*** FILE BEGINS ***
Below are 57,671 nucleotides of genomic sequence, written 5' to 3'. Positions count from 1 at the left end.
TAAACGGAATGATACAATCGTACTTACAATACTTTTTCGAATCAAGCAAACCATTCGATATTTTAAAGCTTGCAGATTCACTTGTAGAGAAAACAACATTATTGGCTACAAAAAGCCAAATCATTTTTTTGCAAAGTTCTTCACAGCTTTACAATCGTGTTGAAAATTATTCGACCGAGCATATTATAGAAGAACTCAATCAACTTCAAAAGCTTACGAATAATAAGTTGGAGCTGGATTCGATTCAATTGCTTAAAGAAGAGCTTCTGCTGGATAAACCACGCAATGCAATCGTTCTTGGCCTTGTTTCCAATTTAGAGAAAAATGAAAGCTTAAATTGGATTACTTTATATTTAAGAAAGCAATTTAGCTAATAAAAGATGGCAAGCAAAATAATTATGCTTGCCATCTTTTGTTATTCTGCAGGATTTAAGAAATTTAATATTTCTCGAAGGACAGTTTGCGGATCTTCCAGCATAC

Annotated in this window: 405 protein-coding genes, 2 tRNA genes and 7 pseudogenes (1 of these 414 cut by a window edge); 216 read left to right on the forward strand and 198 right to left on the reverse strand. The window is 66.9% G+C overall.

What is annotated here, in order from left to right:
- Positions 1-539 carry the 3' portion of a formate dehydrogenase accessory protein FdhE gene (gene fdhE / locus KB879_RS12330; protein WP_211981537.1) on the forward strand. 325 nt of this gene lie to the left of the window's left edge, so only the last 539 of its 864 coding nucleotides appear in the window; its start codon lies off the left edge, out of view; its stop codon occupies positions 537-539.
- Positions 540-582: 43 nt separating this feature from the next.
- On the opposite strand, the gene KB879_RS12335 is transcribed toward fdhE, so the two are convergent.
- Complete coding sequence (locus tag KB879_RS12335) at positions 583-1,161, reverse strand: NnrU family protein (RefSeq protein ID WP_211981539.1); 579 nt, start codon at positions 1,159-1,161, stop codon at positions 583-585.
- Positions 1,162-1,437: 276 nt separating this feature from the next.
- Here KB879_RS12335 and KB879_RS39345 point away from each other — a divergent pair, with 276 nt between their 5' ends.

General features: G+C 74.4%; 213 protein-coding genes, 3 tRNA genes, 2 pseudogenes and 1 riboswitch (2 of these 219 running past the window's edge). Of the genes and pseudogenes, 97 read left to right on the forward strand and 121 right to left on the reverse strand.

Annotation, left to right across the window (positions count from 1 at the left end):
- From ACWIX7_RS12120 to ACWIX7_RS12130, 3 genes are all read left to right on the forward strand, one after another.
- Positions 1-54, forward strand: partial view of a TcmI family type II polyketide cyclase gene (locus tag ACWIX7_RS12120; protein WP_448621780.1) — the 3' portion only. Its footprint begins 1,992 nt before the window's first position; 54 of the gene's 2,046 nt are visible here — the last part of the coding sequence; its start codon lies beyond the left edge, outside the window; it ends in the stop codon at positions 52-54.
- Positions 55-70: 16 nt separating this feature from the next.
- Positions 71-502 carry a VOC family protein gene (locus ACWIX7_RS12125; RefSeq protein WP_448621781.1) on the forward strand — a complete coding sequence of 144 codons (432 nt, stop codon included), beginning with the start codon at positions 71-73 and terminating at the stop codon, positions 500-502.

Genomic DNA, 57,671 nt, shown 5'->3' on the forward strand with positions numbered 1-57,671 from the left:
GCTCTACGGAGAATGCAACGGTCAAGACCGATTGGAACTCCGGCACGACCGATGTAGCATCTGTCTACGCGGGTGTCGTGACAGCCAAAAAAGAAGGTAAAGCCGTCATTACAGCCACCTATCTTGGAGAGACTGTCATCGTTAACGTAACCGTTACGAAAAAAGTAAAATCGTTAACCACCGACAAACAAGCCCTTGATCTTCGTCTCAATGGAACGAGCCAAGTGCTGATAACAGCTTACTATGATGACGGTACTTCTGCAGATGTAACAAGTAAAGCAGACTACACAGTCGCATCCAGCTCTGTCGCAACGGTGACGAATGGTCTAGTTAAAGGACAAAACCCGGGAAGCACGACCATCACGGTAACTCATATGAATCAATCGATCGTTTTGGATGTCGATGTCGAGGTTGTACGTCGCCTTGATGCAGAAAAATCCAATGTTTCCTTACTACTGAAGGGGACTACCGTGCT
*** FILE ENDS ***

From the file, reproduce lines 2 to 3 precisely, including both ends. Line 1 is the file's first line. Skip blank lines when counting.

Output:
TAAACGGAATGATACAATCGTACTTACAATACTTTTTCGAATCAAGCAAACCATTCGATATTTTAAAGCTTGCAGATTCACTTGTAGAGAAAACAACATTATTGGCTACAAAAAGCCAAATCATTTTTTTGCAAAGTTCTTCACAGCTTTACAATCGTGTTGAAAATTATTCGACCGAGCATATTATAGAAGAACTCAATCAACTTCAAAAGCTTACGAATAATAAGTTGGAGCTGGATTCGATTCAATTGCTTAAAGAAGAGCTTCTGCTGGATAAACCACGCAATGCAATCGTTCTTGGCCTTGTTTCCAATTTAGAGAAAAATGAAAGCTTAAATTGGATTACTTTATATTTAAGAAAGCAATTTAGCTAATAAAAGATGGCAAGCAAAATAATTATGCTTGCCATCTTTTGTTATTCTGCAGGATTTAAGAAATTTAATATTTCTCGAAGGACAGTTTGCGGATCTTCCAGCATAC

Annotated in this window: 405 protein-coding genes, 2 tRNA genes and 7 pseudogenes (1 of these 414 cut by a window edge); 216 read left to right on the forward strand and 198 right to left on the reverse strand. The window is 66.9% G+C overall.